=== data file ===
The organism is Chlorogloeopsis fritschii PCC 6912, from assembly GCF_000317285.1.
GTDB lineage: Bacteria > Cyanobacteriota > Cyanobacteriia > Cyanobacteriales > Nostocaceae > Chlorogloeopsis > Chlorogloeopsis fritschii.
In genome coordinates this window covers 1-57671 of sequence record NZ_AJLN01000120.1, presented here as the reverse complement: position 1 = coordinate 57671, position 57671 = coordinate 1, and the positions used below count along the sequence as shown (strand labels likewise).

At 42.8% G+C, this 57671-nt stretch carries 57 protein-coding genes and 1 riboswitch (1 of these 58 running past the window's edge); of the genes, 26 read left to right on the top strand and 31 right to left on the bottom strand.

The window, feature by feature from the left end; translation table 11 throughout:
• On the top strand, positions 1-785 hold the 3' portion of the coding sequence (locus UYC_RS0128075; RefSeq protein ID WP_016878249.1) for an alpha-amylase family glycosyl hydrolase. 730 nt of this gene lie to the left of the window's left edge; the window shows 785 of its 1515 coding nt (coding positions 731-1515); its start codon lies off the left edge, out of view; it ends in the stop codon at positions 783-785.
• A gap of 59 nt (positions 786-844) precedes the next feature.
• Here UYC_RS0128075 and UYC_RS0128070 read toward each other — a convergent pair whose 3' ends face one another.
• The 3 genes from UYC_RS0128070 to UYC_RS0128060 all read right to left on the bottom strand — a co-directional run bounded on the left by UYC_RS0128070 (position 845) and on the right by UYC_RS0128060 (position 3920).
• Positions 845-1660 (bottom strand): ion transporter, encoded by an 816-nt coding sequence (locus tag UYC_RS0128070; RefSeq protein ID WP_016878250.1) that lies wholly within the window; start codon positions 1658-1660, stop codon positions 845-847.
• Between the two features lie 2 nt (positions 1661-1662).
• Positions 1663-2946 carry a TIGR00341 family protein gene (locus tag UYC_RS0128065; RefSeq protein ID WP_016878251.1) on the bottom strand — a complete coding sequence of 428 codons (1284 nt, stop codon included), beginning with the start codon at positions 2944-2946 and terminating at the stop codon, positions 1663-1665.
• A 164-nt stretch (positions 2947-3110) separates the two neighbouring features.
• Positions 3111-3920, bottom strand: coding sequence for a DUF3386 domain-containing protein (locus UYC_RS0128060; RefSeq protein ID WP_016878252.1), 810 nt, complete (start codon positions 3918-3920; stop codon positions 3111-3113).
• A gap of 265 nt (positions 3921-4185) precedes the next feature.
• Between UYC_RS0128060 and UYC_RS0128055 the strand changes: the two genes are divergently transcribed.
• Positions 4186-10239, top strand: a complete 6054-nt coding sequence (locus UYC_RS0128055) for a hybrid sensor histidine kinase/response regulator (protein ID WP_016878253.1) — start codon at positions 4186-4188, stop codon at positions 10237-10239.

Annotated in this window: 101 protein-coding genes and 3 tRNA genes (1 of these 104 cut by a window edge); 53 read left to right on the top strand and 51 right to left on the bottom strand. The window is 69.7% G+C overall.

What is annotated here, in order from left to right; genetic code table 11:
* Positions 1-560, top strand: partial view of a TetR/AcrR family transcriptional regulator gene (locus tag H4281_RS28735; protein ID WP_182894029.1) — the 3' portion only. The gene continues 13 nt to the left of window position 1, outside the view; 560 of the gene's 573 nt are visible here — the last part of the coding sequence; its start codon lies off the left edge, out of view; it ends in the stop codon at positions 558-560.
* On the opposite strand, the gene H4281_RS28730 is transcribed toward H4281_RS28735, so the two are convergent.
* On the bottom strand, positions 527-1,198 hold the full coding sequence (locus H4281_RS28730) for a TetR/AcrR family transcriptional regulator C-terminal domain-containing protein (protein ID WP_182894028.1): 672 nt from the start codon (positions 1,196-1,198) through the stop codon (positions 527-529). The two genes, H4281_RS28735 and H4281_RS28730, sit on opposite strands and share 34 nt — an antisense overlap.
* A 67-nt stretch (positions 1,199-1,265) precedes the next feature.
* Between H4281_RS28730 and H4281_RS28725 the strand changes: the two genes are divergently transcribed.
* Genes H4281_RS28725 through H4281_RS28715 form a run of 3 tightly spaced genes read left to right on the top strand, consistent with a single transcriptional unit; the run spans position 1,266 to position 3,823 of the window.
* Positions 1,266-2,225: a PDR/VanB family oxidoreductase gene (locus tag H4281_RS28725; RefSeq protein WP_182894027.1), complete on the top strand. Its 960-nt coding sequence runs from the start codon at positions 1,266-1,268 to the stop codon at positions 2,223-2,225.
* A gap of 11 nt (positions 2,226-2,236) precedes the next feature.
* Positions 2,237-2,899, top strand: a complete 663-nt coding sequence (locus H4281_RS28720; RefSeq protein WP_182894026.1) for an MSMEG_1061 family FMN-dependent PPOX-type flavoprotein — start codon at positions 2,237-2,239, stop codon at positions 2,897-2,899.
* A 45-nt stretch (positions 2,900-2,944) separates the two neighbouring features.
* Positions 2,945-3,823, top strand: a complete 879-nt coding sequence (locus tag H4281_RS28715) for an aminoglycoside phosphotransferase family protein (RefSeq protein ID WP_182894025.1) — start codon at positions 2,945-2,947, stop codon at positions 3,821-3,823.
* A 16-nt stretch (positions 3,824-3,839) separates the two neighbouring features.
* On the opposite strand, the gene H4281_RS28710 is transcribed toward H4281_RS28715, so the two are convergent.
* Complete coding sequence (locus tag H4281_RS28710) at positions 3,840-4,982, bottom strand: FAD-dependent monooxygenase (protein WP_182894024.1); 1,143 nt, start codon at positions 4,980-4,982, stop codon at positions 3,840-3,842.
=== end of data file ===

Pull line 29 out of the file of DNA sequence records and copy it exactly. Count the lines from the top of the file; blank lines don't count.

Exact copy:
* A 45-nt stretch (positions 2,900-2,944) separates the two neighbouring features.